Adaptive colouration in the largest living cervid, the moose (Alces alces)

@muir @matthewinabinett @aguilita @tonyrebelo @jeremygilmore @beartracker

At first sight, Alces alces seems nondescript in colouration ( and

Valerius Geist, on pages 229-232 in Grzimek's Animal Life Encyclopedia (, exaggerates somewhat when he states:
"European moose are dark brown with white legs, and American moose are black with a light saddle patch on the back, light-brown legs, and facial markings that vary between the sexes. In the female the face and nose are red-brown, while the bull has a black nose".

The following verify that the head tends to be paler than the neck and torso, in females of A. alces in North America ( and However, this applies to some degree also in Europe ( and

Overall, sexual differences in the colouration of the pelage of A. alces are remarkably limited ( and and,vid:YvNAJLygu9w,st:0).

Infants, although noticeably paler than adults, have colouration so plain that it, too, is nondescript (

Seasonal changes in colouration are limited, resulting from the single annual molt in spring/early summer. In winter, the pelage remains dark enough to be conspicuous against snowy backgrounds, even at distance ( and

Despite the initial nondescript impression, my close scrutiny has revealed several noteworthy patterns of colouration, which deserve names, in A alces.

For example, the following shows a fibular flag, anterior auricular semet, and buccal semet in an adolescent female individual in the spring season, in Alces alces gigas:

Although these features are subtle, individually variable, and perhaps seasonally variable, they seem fairly consistent among the various subspecies.


The antlers of A. alces, borne seasonally by males, tend to be conspicuously pale on the upper (dorsal) surface. This is noticeable only innthe subspecies with the largest antlers

The cornual flag is derived essentially from the natural paleness of dry bone (

However, in A. alces,

This makes the antlers conspicuous, even at distance (, particularly in A. a. gigas and (presumably) A. a. buturlini.

The cornual flag in A. gigas

  • is apparent mainly in autumn, and
  • hypothetically functions intraspecifically, aiding sexual attraction, male advertisement, and masculine rivalry.

Cornual flag in Alces alces gigas:

Cornual flag in Alces alces shirasi:


Please see

The fibular flag is best-developed in the nominate subspecies, A. a. alces, of Europe and western Russia.

The role of sheen deserves investigation.

The following shows the extreme development of the pale pelage in A. alces, in which it encompasses most of the hindleg (


A case can be made that A. alces possesses a pedal flag, in some individuals. This applies particularly to the nominate A. a. alces.

This pedal flag consists of conspicuous pale on hocks and carpals (particularly on the posterior surface of the carpals), extending to varying extent down the lower limbs towards the hooves, and connected to the fibular flag where the latter is present. The fetlocks and pasterns themselves tend not to be whitish (, except in the nominate A. a. alces.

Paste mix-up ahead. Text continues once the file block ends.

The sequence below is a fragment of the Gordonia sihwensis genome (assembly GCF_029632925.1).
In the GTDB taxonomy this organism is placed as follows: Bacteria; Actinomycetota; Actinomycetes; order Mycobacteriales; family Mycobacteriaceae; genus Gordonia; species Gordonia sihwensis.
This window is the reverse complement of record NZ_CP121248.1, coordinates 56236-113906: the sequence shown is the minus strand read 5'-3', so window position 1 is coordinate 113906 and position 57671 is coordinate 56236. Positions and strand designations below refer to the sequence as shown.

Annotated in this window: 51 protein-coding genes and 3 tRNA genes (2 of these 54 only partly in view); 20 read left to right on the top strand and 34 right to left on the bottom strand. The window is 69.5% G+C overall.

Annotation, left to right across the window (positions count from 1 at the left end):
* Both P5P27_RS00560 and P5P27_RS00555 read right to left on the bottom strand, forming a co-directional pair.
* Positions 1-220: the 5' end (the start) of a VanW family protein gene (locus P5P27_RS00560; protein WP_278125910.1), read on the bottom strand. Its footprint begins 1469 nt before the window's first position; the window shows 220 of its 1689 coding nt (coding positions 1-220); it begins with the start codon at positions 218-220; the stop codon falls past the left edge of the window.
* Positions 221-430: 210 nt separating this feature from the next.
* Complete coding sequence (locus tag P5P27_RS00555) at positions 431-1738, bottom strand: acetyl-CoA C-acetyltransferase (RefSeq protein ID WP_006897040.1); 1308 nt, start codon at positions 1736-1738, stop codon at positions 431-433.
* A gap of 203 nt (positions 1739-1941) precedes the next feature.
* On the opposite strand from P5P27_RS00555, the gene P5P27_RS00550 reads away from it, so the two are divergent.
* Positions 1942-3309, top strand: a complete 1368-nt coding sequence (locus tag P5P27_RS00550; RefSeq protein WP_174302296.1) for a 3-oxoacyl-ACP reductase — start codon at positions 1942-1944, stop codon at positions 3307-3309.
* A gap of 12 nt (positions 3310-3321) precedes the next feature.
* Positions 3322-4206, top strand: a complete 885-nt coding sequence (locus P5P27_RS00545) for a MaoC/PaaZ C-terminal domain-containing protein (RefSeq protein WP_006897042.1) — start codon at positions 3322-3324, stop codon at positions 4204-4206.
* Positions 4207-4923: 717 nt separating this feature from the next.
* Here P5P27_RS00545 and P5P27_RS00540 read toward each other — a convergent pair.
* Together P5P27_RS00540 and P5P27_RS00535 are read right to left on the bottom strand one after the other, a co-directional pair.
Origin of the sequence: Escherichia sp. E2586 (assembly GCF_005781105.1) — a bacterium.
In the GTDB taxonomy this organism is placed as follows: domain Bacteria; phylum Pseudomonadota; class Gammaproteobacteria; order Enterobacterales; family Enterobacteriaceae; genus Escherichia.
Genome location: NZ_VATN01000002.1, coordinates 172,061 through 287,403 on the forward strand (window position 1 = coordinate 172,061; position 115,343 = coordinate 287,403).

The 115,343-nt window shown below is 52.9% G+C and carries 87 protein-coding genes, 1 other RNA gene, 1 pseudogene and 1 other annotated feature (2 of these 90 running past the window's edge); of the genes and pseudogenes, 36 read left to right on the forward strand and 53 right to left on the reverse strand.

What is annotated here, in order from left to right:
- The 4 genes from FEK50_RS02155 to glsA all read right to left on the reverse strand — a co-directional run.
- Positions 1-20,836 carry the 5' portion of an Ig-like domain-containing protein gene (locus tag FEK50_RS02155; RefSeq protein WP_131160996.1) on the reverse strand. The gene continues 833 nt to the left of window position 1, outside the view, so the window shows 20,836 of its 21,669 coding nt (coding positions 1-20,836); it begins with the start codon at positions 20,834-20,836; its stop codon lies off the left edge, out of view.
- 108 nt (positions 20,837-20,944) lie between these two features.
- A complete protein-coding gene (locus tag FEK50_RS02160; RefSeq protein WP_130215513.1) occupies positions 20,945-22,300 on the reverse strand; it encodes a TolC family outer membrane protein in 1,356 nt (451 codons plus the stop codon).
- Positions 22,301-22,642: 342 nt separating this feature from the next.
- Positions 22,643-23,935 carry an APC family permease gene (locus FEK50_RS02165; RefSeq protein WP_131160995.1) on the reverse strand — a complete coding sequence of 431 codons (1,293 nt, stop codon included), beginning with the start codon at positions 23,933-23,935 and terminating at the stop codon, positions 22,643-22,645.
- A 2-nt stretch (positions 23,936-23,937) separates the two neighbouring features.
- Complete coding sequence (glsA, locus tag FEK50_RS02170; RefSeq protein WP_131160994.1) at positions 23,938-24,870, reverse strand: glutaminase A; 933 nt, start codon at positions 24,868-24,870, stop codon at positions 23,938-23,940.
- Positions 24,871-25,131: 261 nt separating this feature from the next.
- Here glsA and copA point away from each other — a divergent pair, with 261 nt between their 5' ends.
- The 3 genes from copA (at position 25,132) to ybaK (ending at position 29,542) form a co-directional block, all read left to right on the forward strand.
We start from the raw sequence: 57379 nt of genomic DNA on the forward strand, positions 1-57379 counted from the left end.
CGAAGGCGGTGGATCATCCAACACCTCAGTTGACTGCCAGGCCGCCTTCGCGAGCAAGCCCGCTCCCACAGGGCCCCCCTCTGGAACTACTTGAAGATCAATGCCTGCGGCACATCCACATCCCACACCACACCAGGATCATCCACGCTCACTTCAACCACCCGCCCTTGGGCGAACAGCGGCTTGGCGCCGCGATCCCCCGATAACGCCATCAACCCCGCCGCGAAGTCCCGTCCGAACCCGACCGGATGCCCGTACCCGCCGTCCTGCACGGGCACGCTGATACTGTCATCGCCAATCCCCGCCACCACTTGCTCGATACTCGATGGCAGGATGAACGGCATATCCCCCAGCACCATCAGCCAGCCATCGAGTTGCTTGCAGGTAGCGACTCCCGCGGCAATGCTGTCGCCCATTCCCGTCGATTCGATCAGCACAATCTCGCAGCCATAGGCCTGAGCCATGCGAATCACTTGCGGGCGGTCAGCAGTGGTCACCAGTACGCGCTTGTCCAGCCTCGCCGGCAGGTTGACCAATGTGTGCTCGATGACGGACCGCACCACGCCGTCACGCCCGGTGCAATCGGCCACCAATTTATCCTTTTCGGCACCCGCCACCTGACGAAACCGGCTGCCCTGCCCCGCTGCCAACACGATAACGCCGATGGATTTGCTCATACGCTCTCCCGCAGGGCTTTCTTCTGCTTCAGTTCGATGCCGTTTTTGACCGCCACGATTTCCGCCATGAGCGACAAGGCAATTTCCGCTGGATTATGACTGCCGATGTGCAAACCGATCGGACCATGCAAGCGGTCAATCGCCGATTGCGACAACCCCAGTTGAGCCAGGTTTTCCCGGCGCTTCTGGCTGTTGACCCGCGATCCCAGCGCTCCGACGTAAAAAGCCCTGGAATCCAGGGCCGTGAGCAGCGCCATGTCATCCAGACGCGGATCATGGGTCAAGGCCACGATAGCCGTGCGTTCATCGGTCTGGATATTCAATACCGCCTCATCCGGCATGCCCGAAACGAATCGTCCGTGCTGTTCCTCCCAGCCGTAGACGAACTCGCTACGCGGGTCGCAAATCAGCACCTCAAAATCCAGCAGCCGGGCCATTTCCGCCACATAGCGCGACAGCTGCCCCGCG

To the degree that the pedal flag is valid in A. alces, it is linked to, and subsidiary to, the fibular flag.


Please see

One of the most consistent patterns of colouration in A. alces is a small-scale dark/pale contrast on the anterior base of the ear pinna (

The location of this pattern is such that it accentuates the movements of the ears, in vigilance and emotional expression. Such accentuation is hypothetically adaptive in social (intraspecific) interactions, and may additionally function in anti-predator, defensive displays.

Several other genera of cervids possess auricular semets. However, that of A. alces is restricted to the anterior surface, and has its own particular configuration.

The following show the anterior auricular semet in various subspecies of A. alces:

A. a. americana:

A. a. gigas:

A. a. andersoni:

A. a. shirasi:

The following show that the anterior auricular flag, although absent in newborns, develops before the infantile colouration is lost, and before the muzzle develops:


The peculiar muzzle of A. alces is so distracting that the colouration around the mouth may go unnoticed. Furthermore, this colouration is subtle and individually variable.

However, there tends to be a pattern in which the dark chin and lower lip are offset by pale ventral to the gape ( and and and

This hypothetically accentuates the chewing movements of rumination, thus aiding vigilance where two or more adult/adolescent individuals are within sight of each other while resting (

Buccal semet in Alces alces buturlini:

Buccal semet in Alces alces gigas:

Variation in this feature deserves further investigation. The pattern seems clearest in spring. The following, taken in summer, shows its minimal expression (

Of all the features described here, the buccal semet is the most precocial, in the sense that the lower lip is dark even in infants (

Publicado el 19 de septiembre de 2023 00:46 por milewski milewski


Fibular flag and anterior auricular semet in Alces alces shirasi:

Publicado por milewski hace 2 días

The withers tend to be pale, offset by the darkness of the short mane ( and and However, this pattern is never graphic enough, in any subspecies/individual, to warrant a name.

It is perhaps surprising that the dewlap of Alces alces lacks conspicuous colouration (

Publicado por milewski hace 2 días
Publicado por milewski hace alrededor de 7 horas

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